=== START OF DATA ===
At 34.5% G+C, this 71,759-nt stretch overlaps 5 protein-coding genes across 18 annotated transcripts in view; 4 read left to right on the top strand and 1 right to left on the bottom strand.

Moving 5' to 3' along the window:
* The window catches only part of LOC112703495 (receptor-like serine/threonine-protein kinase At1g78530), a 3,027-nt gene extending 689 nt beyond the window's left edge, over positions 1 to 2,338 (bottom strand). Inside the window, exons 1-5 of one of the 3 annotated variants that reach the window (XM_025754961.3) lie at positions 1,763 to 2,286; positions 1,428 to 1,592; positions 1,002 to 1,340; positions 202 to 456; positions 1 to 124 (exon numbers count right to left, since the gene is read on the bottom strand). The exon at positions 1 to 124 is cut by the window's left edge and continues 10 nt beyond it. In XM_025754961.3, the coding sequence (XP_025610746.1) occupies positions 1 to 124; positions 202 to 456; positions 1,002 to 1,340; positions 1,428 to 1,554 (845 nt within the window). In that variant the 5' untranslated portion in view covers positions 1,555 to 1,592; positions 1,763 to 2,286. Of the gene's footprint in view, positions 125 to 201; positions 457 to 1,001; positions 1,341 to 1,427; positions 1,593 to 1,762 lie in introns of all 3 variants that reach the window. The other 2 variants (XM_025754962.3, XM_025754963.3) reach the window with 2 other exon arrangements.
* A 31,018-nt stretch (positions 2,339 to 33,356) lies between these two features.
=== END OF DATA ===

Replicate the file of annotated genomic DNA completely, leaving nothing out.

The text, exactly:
At 34.5% G+C, this 71,759-nt stretch overlaps 5 protein-coding genes across 18 annotated transcripts in view; 4 read left to right on the top strand and 1 right to left on the bottom strand.

Moving 5' to 3' along the window:
* The window catches only part of LOC112703495 (receptor-like serine/threonine-protein kinase At1g78530), a 3,027-nt gene extending 689 nt beyond the window's left edge, over positions 1 to 2,338 (bottom strand). Inside the window, exons 1-5 of one of the 3 annotated variants that reach the window (XM_025754961.3) lie at positions 1,763 to 2,286; positions 1,428 to 1,592; positions 1,002 to 1,340; positions 202 to 456; positions 1 to 124 (exon numbers count right to left, since the gene is read on the bottom strand). The exon at positions 1 to 124 is cut by the window's left edge and continues 10 nt beyond it. In XM_025754961.3, the coding sequence (XP_025610746.1) occupies positions 1 to 124; positions 202 to 456; positions 1,002 to 1,340; positions 1,428 to 1,554 (845 nt within the window). In that variant the 5' untranslated portion in view covers positions 1,555 to 1,592; positions 1,763 to 2,286. Of the gene's footprint in view, positions 125 to 201; positions 457 to 1,001; positions 1,341 to 1,427; positions 1,593 to 1,762 lie in introns of all 3 variants that reach the window. The other 2 variants (XM_025754962.3, XM_025754963.3) reach the window with 2 other exon arrangements.
* A 31,018-nt stretch (positions 2,339 to 33,356) lies between these two features.